Where will your retirement money come from? If you’re like most people, qualified-retirement plans, Social Security, and personal savings and investments are expected to play a role. Once you have estimated the amount of money you may need for retirement, a sound approach involves taking a close look at your potential retirement-income sources.
A portfolio created with your long-term objectives in mind is crucial as you pursue your dream retirement.
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Here are five facts about Social Security that are important to keep in mind.
Pundits go on and on about how “terrible” or “wonderful” annuities are, but they never talk about whether annuities are right.
Most women don’t shy away from the day-to-day financial decisions, but some may be leaving their future to chance.
Longer, healthier living can put greater stress on retirement assets; the bucket approach may be one answer.
A change in your mindset during retirement may drive changes to your portfolio.
You may be considering purchasing a vacation property, this can be an exciting milestone, but there are a few things to consider first.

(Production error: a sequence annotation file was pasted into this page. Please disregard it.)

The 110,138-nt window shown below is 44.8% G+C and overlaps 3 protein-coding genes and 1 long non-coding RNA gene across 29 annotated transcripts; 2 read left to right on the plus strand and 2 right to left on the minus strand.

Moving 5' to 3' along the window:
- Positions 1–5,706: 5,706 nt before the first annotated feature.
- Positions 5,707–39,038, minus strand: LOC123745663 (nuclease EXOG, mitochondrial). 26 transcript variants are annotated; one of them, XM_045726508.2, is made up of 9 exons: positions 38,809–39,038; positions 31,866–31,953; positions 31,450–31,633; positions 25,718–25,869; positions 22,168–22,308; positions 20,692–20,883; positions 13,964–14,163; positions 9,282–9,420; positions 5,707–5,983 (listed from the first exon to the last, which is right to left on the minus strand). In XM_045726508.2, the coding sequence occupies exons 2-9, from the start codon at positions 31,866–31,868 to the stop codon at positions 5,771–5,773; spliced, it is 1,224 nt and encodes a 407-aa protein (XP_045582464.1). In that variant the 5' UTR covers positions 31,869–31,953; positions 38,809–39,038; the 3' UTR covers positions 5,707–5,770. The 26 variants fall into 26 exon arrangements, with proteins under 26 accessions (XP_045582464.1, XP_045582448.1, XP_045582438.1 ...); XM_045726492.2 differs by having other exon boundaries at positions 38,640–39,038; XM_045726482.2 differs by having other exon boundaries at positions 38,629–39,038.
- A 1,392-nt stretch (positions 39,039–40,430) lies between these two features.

This calculator compares a hypothetical fixed annuity with an account where the interest is taxed each year.
Estimate how long your retirement savings may last using various monthly cash flow rates.
Help determine the required minimum distribution from an IRA or another qualified retirement plan.
Estimate the maximum contribution amount for a Self-Employed 401(k), SIMPLE IRA, or SEP.
This calculator can help you estimate how much you may need to save for retirement.
Estimate how much income may be needed at retirement to maintain your standard of living.
For women, retirement strategy is a long race. It’s helpful to know the route.
Here are five facts about Social Security that might surprise you.
Ready for retirement? Find out why many are considering encore careers and push your boundaries into something more, here.
How does your ideal retirement differ from reality, and what can we do to better align the two?
Why are 401(k) plans, annuities, and IRAs so popular?
There’s an alarming difference between perception and reality for current and future retirees.